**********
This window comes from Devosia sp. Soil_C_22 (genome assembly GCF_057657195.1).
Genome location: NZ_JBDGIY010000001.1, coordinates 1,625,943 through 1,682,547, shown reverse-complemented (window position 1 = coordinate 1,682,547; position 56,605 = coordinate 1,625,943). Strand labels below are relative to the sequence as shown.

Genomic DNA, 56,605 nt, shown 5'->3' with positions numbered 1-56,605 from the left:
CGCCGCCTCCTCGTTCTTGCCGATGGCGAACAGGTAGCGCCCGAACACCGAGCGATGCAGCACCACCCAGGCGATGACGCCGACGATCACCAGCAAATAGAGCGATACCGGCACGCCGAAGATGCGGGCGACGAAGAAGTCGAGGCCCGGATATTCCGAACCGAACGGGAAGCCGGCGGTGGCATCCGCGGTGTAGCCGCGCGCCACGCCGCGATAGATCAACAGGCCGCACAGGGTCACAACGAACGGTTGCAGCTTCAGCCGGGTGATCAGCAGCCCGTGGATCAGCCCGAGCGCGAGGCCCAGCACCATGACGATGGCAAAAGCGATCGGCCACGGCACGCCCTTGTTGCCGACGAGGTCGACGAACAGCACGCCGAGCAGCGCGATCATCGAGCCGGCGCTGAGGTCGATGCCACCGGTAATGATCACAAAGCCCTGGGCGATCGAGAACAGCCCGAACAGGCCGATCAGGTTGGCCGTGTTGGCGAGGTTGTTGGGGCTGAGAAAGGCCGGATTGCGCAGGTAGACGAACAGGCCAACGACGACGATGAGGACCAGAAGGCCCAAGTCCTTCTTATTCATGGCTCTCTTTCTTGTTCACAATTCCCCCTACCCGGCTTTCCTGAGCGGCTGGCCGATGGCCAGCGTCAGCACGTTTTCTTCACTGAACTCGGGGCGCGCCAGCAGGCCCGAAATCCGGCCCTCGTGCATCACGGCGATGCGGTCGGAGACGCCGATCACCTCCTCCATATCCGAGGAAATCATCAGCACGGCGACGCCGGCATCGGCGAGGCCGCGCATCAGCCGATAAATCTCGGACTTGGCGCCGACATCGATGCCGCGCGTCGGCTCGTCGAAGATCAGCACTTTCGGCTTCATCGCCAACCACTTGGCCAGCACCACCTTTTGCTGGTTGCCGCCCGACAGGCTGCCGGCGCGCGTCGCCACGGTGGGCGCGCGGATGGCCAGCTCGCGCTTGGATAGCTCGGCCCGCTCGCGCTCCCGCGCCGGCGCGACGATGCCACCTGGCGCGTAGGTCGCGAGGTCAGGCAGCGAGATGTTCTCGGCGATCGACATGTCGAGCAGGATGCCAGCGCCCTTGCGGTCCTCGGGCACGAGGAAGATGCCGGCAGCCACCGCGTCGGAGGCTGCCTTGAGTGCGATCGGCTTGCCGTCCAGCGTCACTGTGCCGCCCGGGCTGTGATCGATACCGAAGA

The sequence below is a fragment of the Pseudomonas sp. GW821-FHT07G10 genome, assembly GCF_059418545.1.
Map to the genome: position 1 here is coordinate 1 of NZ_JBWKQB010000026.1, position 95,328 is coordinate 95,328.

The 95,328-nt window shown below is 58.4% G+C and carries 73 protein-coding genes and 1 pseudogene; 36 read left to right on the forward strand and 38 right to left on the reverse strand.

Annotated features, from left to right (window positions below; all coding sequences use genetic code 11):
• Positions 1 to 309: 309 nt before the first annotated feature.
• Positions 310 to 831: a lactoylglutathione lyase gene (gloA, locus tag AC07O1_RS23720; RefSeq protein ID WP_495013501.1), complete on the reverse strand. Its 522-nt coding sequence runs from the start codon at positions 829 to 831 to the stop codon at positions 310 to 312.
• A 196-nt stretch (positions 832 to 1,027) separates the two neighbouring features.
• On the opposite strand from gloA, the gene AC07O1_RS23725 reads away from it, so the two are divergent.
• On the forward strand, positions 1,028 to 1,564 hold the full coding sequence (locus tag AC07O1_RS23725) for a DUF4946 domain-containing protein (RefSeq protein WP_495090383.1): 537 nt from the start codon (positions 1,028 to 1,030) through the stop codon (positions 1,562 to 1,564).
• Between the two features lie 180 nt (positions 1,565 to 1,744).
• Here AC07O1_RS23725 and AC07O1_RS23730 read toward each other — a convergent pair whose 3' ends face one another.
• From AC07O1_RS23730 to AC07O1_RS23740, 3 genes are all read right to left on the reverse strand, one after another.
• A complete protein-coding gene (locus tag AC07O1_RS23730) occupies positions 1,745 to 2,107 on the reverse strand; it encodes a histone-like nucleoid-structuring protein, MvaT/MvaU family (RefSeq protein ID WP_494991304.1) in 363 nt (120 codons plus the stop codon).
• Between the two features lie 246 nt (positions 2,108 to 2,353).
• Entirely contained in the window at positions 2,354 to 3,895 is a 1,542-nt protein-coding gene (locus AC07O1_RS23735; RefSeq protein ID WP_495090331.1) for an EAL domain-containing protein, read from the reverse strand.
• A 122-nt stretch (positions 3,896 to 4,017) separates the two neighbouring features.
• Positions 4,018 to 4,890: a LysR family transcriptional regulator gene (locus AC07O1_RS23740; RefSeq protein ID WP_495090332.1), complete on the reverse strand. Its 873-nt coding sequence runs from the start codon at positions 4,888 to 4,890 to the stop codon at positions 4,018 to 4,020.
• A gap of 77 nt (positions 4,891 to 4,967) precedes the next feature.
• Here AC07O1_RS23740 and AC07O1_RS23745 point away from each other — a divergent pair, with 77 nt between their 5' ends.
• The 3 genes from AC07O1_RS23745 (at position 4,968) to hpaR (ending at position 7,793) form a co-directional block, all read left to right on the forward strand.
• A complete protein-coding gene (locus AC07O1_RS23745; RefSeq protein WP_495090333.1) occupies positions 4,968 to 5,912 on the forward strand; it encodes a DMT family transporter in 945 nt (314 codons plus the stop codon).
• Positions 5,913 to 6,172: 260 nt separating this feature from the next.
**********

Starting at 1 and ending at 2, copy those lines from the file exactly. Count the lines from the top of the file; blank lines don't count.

This window comes from Devosia sp. Soil_C_22 (genome assembly GCF_057657195.1).
Genome location: NZ_JBDGIY010000001.1, coordinates 1,625,943 through 1,682,547, shown reverse-complemented (window position 1 = coordinate 1,682,547; position 56,605 = coordinate 1,625,943). Strand labels below are relative to the sequence as shown.